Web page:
Ludvig Aberg, who recently made the transition from amateur to professional golfer, will make his Ryder Cup debut for Europe after being selected as one of Luke Donald’s six wildcard picks on Monday.
On Sunday, the 23-year-old player, who didn’t become a professional until June of this year, won the European Masters in Switzerland.
Donald remarked, “I have faith in Ludvig; I think he’ll be a generational player.” “I think he’ll be a generational player.”
In addition to Nicolai Hojgaard and Shane Lowry, Tommy Fleetwood, Sepp Straka, and Justin Rose have all been selected for the 12-man team that will compete against the United States in Rome.
In the team for the biannual match that will take place at Marco Simone from September 29th to October 1st, they will be joining Rory McIlroy, Jon Rahm, Viktor Hovland, Tyrrell Hatton, Matt Fitzpatrick, and Robert MacIntyre, who have already qualified for one of the six spots that come with automatic qualification.
In addition to MacIntyre, Denmark’s Hojgaard and Austria’s Straka will be making their maiden appearances in the Ryder Cup. The 2019 Open champion, Shane Lowry, will be playing in Europe for the first time.
Following a record-setting loss to the United States at Whistling Straits in 2021, Europe will make an attempt to win back the Ryder Cup from the United States.
“I was completely floored by his performance.”
Given his lack of previous experience, the possibility that Aberg would be included had been a huge and exciting talking point before to the announcement that was made on Monday.
An good early tryout for a berth would have been shooting 65 and 67 alongside Donald in the opening two rounds of the Rocket Mortgage Classic earlier this year.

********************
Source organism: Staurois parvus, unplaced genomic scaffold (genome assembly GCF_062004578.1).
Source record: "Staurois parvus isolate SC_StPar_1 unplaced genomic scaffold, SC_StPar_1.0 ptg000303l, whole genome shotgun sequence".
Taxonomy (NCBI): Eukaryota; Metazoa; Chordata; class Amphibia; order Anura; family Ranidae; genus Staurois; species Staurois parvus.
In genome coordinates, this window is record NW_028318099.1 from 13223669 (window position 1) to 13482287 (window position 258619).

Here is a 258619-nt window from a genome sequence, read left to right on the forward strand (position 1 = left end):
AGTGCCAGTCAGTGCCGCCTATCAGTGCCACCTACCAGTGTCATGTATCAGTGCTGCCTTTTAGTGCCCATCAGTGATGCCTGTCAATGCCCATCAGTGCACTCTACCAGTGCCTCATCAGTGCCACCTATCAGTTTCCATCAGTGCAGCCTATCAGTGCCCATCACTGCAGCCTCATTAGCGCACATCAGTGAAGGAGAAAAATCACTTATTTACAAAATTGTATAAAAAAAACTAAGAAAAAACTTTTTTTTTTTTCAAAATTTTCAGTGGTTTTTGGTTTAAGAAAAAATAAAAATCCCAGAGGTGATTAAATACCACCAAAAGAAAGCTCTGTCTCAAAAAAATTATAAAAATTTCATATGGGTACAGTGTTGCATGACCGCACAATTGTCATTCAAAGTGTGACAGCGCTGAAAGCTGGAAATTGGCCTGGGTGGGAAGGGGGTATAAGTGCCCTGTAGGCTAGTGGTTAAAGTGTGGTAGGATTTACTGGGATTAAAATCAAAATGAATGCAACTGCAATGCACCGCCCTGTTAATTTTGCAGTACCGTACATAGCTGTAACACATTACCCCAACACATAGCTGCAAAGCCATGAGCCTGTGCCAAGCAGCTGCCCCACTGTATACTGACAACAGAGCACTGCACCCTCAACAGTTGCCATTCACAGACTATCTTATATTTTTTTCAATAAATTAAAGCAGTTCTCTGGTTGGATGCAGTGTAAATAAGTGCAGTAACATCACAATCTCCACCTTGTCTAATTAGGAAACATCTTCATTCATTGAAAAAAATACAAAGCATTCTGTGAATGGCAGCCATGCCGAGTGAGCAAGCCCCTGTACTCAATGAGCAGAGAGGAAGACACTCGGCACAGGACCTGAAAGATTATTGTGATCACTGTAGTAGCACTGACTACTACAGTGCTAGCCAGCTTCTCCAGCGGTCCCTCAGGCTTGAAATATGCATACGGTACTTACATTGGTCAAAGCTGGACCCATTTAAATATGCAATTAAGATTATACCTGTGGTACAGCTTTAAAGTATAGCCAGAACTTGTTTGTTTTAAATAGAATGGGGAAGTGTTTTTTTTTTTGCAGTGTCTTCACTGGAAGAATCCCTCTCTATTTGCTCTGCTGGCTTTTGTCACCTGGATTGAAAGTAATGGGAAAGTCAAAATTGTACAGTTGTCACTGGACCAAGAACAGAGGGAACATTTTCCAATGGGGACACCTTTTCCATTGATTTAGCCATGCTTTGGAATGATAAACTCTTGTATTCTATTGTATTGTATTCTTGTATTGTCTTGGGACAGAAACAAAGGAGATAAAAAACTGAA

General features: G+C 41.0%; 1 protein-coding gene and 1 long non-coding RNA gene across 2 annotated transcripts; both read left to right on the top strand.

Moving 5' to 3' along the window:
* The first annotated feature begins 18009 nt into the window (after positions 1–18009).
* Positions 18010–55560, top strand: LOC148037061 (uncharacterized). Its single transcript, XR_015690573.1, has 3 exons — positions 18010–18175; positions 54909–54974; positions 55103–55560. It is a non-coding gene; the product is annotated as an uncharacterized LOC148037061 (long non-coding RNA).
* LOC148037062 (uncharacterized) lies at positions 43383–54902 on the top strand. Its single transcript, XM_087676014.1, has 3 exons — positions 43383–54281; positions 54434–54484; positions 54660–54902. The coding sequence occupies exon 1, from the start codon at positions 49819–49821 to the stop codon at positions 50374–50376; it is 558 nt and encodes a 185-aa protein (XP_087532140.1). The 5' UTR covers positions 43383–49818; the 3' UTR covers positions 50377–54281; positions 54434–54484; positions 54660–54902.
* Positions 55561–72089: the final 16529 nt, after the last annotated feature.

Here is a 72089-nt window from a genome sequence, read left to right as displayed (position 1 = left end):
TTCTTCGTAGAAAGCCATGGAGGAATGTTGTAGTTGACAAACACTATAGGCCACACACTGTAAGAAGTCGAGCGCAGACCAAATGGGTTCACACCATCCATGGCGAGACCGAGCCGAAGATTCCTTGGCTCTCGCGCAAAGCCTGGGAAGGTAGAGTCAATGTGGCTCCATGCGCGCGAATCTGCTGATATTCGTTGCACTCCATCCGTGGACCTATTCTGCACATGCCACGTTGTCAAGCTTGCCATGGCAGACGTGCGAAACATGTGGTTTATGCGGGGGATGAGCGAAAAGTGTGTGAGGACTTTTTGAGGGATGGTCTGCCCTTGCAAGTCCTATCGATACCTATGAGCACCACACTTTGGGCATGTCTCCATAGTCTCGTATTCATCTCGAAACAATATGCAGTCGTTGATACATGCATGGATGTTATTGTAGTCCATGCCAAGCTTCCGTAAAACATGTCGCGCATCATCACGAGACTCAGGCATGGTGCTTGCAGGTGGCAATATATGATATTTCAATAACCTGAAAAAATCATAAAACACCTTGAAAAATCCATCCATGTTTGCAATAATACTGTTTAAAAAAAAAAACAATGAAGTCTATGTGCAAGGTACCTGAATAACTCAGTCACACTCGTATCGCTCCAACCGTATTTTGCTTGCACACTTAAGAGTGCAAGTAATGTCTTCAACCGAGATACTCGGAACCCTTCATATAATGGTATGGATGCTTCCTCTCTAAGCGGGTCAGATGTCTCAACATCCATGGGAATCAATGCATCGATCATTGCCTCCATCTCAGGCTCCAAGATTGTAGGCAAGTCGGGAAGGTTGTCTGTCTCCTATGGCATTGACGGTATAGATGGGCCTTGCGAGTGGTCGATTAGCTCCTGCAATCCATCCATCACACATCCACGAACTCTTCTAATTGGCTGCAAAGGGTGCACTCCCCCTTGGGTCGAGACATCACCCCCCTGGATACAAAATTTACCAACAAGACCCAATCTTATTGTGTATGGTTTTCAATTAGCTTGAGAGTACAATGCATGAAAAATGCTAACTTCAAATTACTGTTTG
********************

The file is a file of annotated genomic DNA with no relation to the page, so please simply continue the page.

And the former world number one amateur, who placed first in the PGA Tour University rankings to earn his card, confirmed his enormous promise at Crans-sur-Sierre in the final qualifying tournament to make the quickest transition from the amateur ranks to the Ryder Cup in the history of the competition. This was the fastest crossover from the amateur levels to the Ryder Cup.
“He’s going to be around for a long time and do amazing things,” Donald explained further.
“Even if he decided not to play this game, he was going to take part in the following eight. That’s how much I regard his abilities.
“He is capable of making some of the most incredible shots. If you look at his numbers for this year, he would be the number one driver in the world, ahead of Rory McIlroy and Scottie Scheffler; those are some pretty high standards for someone who has only recently graduated from college.
We were definitely aware of what he was up to in the university environment. When you consider what he accomplished throughout those four years, the only other players that come close to being comparable are Viktor Hovland and Jon Rahm. That’s how talented he is. I had the opportunity to play with him in Detroit, and I was really taken away by his game.
Despite having won the Italian Open on the Ryder Cup course in May and currently sitting third in the DP World Tour rankings, Poland’s Adrian Meronk, who is 30 years old, was not chosen for the team.
“There were a handful of players who, despite not being on the team, you could make a compelling case for having been included. These are not easy choices,” Donald elaborated further.
“Having been there myself, I can attest to the fact that the experience is nothing short of excruciating. I had conversations with each of them, and although it is never simple, they handled the situation with grace.